There is also a fifth, which can be thought of as identity – something that binds us together and distinguishes us. Here ethnicity, culture, language and religion can play a part.

    Religion also may be the source of some of the values and norms that are codified into law. There are some religious values and norms that the law should prevent or curtail, and Islam has thrown up some of these IMO.

    Religion playing into identity is problematic if it tends to exclude, which almost inevitably it does. That’s true of all religions, including Islam.

The book is Francis Fukuyama: The Origins of Political Order.

He says there was a lot of good luck that got us to the present standard of political order. We may need more than luck to maintain it.

26 thoughts on “Karen Armstrong, ‘the myth of religious violence’ and the secular state”

  1. “I also found this piece by Unitarian Fred Harland … He notes that there is a hard either/or, we/they, right/wrong dimension to Western religions, and in particular to Christianity and Islam. Which is in vivid contrast to the softer both/and dimensions of Eastern religions.”

    Harland wrote that in 2004. Nowadays, India has a Hindu chauvinist government with politicians that refuse to condemn Hindu mobs who kill Muslims for eating beef and Burma has Buddhist priests who advocate putting Rohingya Muslims in concentration camps and stripping them of their citizenship. Then there’s Sri Lanka …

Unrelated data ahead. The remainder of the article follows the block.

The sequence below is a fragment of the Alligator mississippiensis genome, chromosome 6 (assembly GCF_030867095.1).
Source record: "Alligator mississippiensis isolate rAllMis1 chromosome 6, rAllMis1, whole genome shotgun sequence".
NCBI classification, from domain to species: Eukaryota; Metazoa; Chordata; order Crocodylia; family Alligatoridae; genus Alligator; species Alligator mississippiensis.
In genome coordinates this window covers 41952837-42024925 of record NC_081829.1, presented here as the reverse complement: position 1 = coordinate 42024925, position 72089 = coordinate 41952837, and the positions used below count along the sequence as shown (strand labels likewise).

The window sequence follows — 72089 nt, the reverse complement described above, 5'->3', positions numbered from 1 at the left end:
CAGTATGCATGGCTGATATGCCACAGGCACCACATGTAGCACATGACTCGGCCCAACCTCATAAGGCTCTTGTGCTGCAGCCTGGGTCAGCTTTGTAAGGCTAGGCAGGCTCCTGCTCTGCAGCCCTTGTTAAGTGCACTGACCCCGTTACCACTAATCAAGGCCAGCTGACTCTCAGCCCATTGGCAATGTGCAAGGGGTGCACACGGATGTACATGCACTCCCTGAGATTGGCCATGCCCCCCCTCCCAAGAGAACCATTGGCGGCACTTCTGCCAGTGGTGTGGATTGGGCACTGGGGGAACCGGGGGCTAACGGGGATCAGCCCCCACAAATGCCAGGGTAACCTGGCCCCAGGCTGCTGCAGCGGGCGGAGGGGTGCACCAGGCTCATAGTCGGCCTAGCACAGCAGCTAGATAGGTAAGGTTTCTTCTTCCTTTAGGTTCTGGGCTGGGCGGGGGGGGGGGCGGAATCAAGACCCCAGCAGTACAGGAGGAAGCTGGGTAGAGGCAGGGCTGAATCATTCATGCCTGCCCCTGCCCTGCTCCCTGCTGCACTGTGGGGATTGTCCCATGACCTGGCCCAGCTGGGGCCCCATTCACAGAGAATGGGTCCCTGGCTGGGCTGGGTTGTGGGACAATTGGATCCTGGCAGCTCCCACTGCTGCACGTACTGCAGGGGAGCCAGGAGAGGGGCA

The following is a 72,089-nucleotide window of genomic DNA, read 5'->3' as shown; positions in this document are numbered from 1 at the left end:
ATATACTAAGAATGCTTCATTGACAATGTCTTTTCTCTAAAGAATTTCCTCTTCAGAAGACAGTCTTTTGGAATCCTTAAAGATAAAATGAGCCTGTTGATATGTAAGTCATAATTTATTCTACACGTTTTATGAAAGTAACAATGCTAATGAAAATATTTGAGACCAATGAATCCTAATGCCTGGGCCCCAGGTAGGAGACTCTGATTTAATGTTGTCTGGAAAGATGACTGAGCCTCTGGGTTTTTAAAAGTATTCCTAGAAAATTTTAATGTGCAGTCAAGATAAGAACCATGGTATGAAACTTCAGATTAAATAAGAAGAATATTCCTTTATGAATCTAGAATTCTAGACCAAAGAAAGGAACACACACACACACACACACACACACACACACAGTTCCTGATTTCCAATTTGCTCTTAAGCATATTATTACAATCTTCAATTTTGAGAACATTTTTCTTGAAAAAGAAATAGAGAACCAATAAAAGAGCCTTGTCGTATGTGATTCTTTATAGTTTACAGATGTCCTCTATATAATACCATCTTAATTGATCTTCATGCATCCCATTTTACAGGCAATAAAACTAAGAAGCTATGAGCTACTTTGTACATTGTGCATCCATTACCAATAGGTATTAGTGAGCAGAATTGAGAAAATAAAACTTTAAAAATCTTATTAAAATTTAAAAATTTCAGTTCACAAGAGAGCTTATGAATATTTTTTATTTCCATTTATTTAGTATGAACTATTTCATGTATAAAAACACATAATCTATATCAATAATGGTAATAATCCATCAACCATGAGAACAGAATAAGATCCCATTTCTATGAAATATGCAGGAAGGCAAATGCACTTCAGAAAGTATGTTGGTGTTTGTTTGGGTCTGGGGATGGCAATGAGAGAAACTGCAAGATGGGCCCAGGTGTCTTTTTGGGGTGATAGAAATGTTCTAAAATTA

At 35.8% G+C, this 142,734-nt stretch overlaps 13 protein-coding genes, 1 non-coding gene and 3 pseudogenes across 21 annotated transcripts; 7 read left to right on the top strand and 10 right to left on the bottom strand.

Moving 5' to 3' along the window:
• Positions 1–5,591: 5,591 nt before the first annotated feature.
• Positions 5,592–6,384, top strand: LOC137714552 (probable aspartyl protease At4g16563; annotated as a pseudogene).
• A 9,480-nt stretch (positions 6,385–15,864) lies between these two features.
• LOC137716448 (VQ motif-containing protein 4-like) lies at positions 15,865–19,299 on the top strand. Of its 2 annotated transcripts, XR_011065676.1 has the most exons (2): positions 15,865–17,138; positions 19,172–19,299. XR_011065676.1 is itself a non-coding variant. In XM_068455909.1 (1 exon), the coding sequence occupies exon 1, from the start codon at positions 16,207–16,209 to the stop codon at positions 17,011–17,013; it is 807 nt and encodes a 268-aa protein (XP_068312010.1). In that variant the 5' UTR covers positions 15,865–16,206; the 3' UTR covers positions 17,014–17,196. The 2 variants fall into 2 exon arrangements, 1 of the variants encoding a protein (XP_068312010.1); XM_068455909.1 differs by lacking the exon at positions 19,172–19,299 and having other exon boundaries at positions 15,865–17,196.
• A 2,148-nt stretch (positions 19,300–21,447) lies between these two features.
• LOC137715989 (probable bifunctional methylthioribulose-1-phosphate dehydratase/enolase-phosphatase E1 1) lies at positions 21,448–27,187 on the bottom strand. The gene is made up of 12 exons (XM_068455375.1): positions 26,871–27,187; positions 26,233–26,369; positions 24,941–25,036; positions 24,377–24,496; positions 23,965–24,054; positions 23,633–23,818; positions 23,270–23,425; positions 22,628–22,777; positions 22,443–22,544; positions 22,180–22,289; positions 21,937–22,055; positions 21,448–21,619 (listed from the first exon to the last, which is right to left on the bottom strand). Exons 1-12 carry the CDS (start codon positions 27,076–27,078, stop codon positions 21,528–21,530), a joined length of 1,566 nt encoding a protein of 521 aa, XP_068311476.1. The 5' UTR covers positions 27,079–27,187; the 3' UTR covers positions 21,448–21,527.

Contra Armstrong, I think there has never been a better place to live than the secular liberal democracies of the western world. Of course they are far from perfect, but they beat the alternatives by a wide margin and they are generally inching in the right direction.

    Notably some of the lingering unpleasantness in our secular democracies, such as the demonisation of homosexuals and intersex folk is directly attributable to Christianity.

    On the other hand, some of the nicest and most giving people I have ever met are deeply religious. I even give money to a small Catholic charity even though I hate the Catholic Church because I know the people involved. There is also good evidence that the Christian faithful are more charitable than average folk, including the progressive left. This may also apply to Islam, which has charity as one of its central tenets IIRC.

    It scares me that those on the Right who are atheist are often libertarian, as some of the ideology of libertarians (see Ayn Rand) are not only uncharitable but actually hostile to the less fortunate. What a desolate creed.

    Things are complicated but all in all, I think more secularism and less religion would be a good outcome.

  2. Countries are in real trouble when some form of ideology becomes dominant. Doesn’t really matter if we are talking about a theistic religion, communism or free trade globalization. Gets even worse when the believers think they have the right to enforce their ideology and punish apostates and those who refuse to join their particular form of insanity.
    I like living in a society that tolerates and encourages difference.

  3. John Davidson: